Facebook to address child sexual exploitation-encryption concerns
Facebook’s shareholders will next week make a resolution regarding mounting public concerns about how their decision to introduce end-to-end encryption could promote online child sexual exploitation on the social media platform.
In March last year, Facebook founder Mark Zuckerberg announced the world’s biggest social media site would apply end-to-end encryption by default, across its platforms Facebook Messenger, Instagram and WhatsApp, to ensure strong protection for its over one billion users.
While the encryption will protect users from hackers and criminals, the announcement was met with an uproar from child protection organisations, which expressed concerns that end-to-end encryption could increase child abuse risks on the platform and provide perpetrators with a place to hide.
Facebook’s shareholders and safety experts will hold a media briefing tomorrow, explaining the case for a proxy resolution that will be voted on during Facebook’s annual general meeting on 27 May.
Facebook is already the world’s number one online hub for child sexual abuse material, with thousands of vulnerable children targeted daily on the social networking site.
An open letter signed by 129 non-profit organisations and safety advocates around the world urges Zuckerberg to halt encryption plans over child abuse risks, until Facebook can adequately address concerns that the move will be used as a vehicle for child abuse and undermine efforts to catch sexual offenders.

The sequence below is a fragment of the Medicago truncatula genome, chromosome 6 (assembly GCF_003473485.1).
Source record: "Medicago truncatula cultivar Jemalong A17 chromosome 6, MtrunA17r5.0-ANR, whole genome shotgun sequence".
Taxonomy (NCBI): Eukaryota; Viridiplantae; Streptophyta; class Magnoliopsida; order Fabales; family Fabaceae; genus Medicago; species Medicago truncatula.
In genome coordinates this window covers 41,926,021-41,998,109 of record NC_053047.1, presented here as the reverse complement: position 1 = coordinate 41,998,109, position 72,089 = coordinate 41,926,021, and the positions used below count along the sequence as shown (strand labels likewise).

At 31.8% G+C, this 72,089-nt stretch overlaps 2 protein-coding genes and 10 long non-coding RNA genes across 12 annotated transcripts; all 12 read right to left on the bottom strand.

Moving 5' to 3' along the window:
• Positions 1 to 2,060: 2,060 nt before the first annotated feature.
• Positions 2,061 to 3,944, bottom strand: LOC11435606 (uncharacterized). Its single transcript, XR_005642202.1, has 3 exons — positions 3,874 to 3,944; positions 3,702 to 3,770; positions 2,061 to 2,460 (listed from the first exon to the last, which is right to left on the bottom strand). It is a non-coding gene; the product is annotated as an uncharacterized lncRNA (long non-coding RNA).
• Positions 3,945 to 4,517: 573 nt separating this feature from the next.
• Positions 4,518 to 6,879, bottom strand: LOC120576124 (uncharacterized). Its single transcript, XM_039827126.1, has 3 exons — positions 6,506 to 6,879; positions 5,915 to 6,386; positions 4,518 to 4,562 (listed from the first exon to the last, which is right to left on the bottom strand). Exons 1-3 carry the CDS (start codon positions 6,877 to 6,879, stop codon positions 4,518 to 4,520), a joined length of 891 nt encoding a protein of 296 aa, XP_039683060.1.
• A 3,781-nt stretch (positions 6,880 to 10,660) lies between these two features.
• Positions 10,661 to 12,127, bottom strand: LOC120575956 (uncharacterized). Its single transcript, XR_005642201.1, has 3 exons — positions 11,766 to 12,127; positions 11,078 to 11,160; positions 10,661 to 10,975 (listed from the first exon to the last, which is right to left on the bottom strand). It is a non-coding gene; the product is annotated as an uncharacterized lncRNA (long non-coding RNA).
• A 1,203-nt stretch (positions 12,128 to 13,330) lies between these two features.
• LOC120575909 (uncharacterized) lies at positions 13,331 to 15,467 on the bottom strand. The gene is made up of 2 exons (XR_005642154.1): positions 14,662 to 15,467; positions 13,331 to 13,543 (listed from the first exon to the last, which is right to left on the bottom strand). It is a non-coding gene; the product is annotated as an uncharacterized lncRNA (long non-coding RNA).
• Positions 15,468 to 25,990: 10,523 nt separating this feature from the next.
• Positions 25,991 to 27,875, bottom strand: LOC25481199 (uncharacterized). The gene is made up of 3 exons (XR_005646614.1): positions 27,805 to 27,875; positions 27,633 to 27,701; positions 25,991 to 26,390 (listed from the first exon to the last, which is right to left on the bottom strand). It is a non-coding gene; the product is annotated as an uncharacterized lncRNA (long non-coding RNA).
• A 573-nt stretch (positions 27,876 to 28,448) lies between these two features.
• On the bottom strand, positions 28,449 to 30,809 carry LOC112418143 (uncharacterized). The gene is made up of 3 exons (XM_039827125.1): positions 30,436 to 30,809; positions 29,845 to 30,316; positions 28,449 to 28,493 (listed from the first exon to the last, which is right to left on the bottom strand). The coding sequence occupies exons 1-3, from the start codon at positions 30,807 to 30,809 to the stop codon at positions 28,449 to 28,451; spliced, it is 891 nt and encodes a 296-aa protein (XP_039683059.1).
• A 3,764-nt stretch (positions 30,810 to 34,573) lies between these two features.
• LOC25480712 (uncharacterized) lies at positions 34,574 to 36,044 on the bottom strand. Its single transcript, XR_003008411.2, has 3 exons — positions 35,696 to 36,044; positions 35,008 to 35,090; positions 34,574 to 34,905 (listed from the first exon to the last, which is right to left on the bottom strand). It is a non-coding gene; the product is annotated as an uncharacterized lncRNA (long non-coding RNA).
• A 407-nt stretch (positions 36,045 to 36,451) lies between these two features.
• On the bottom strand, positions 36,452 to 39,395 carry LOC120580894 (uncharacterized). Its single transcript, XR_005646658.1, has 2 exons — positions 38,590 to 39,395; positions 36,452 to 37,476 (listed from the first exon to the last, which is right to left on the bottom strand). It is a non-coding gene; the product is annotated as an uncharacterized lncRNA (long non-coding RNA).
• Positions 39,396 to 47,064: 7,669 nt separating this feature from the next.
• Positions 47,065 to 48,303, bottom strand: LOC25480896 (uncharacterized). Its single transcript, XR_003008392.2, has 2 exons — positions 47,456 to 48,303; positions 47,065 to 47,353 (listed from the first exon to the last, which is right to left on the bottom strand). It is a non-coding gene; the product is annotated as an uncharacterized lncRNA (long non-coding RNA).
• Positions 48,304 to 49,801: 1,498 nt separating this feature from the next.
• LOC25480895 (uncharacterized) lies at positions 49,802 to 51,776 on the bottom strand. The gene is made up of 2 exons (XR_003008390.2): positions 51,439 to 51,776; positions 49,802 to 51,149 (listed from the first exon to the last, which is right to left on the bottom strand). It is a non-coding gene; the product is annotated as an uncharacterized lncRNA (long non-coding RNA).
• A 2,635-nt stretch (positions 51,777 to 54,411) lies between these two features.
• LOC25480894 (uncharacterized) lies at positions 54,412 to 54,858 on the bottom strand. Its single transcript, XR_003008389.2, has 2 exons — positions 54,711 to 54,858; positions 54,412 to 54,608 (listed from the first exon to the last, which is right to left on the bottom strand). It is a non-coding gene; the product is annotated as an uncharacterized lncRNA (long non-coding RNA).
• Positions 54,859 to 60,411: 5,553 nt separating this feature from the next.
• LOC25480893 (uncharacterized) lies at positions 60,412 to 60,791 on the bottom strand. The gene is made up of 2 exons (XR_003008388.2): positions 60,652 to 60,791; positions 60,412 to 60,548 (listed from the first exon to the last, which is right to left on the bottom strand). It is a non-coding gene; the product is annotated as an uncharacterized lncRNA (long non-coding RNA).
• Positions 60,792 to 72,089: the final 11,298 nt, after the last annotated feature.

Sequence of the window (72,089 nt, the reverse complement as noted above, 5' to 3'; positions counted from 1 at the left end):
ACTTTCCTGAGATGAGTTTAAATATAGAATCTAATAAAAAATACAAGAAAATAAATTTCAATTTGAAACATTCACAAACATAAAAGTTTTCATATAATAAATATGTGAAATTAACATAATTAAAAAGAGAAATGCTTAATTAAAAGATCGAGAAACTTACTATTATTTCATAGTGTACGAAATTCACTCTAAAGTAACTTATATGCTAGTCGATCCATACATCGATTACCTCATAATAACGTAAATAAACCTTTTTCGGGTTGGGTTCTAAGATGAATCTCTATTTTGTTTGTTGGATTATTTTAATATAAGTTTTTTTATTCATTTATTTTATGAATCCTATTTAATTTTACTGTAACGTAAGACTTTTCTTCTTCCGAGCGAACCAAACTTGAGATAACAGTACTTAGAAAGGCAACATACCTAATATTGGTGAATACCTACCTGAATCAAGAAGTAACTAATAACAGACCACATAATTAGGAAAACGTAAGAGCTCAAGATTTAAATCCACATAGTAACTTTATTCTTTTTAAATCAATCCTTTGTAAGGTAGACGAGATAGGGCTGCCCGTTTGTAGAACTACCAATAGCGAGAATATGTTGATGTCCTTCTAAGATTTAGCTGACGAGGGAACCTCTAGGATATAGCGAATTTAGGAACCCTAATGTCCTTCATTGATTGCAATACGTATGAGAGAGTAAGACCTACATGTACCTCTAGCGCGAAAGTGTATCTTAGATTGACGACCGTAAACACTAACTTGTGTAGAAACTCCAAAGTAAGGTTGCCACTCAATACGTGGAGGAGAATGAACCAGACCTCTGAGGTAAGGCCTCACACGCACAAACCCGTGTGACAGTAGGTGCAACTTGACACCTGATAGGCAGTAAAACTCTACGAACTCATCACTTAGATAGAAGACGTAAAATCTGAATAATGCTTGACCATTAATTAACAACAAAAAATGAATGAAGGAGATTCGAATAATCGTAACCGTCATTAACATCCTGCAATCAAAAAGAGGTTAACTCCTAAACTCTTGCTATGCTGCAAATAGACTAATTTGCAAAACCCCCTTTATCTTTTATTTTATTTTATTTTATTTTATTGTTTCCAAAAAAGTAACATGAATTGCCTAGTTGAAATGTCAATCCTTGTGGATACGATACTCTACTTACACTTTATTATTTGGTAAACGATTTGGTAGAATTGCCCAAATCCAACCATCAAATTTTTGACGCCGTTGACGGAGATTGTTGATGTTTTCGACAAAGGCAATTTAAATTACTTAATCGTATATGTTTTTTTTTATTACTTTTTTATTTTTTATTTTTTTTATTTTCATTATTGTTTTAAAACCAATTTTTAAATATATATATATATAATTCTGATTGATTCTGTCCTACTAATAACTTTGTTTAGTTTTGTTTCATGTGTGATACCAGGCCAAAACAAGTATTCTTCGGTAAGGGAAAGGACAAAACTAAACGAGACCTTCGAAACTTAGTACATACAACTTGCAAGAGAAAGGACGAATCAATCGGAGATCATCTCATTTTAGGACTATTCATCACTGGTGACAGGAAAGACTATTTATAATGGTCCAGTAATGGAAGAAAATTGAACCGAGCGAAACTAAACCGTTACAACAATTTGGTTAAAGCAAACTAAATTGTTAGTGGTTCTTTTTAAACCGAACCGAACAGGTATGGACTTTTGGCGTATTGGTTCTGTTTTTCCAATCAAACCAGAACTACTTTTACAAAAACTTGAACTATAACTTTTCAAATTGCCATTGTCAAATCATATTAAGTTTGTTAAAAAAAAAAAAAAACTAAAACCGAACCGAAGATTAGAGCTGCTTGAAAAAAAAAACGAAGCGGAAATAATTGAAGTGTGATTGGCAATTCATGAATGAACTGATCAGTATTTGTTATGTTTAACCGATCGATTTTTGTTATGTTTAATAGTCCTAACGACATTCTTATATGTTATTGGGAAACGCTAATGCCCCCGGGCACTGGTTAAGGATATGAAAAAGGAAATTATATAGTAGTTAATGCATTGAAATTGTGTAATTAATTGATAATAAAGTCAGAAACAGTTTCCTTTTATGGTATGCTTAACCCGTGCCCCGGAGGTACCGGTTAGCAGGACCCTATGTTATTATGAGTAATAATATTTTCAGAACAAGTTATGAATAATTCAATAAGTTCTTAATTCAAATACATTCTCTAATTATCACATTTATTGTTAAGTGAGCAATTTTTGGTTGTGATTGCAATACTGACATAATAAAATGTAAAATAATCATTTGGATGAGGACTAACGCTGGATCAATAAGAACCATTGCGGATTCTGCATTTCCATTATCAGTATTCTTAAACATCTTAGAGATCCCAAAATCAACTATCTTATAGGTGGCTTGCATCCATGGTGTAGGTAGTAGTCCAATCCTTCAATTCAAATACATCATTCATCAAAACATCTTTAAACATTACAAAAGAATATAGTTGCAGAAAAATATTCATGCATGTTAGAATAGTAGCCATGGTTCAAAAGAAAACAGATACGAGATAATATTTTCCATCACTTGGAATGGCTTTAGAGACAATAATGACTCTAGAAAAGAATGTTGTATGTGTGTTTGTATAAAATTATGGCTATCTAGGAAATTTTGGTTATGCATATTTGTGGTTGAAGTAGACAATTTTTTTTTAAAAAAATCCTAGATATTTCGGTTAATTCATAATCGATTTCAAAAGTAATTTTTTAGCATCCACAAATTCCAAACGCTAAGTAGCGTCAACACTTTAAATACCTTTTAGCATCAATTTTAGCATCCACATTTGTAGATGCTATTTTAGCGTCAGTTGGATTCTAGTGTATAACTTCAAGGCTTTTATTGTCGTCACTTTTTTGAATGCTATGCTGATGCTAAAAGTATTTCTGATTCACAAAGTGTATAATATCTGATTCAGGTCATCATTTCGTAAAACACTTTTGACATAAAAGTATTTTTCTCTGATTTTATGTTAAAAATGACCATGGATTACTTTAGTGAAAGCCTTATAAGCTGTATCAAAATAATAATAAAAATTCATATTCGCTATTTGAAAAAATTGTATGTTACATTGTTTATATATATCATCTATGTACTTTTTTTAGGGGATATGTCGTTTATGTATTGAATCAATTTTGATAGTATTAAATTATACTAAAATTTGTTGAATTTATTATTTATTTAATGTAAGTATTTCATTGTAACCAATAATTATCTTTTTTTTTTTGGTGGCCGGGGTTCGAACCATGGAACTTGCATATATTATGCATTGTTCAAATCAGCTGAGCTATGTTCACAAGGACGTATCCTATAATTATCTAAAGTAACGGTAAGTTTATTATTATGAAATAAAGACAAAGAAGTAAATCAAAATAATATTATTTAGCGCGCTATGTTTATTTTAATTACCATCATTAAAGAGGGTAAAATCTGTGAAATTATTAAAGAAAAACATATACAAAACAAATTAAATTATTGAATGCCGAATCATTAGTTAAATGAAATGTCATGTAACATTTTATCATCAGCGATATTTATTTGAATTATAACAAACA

“We urge you to recognise and accept that an increased risk of child abuse being facilitated on or by Facebook is not a reasonable trade-off to make,” said the letter led by the National Society for the Prevention of Cruelty to Children.
The World Health Organisation (WHO) estimates 200 million children are sexually abused each year, with much of that abuse being captured and distributed digitally online, where children are victimised.
Call for blood donors
Meanwhile, Facebook yesterday announced a partnership with the South African National Blood Service (SANBS) and the Western Cape Blood Service to enable its South African users to sign up as blood donors on the platform.
Facebook has, since the launch of its blood donation initiative in 2017, partnered with blood donation centres around the world, with more than 60 million people having signed up to be blood donors.
According to SANBS, the partnership comes at a crucial time, as SA starts to see a significant drop in blood donations, as a result of people staying home to prevent the spread of COVID-19, despite health institutions like the WHO saying it is still safe to donate blood.
South African Facebook users between the ages of 18 and 65 can sign up to be blood donors on Facebook by going to Blood Donations in the About section of their profile.
Users are able to see requests and opportunities to donate to over 80 blood donation sites in SA, via their mobile devices.